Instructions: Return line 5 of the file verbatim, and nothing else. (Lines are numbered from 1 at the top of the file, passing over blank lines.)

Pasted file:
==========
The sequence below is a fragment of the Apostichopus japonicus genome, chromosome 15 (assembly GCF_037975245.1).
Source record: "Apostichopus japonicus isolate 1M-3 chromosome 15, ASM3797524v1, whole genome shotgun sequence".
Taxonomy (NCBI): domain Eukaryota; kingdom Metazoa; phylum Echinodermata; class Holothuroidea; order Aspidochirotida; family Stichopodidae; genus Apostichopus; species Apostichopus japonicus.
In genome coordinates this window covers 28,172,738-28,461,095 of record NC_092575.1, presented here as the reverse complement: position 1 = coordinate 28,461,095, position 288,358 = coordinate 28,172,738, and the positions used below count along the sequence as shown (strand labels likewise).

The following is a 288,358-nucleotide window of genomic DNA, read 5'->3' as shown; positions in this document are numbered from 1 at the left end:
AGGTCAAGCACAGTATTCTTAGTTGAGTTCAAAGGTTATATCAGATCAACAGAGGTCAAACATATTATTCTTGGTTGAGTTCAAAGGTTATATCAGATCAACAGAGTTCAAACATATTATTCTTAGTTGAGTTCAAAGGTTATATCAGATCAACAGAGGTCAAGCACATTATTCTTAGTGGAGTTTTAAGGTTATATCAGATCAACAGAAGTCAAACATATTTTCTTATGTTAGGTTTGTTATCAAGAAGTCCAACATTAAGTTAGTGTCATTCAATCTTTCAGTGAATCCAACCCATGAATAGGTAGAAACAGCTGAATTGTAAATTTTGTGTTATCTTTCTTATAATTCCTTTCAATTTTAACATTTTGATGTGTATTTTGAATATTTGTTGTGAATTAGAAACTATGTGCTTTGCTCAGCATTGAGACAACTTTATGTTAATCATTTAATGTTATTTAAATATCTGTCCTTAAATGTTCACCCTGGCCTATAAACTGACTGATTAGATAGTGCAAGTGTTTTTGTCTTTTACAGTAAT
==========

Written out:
The following is a 288,358-nucleotide window of genomic DNA, read 5'->3' as shown; positions in this document are numbered from 1 at the left end: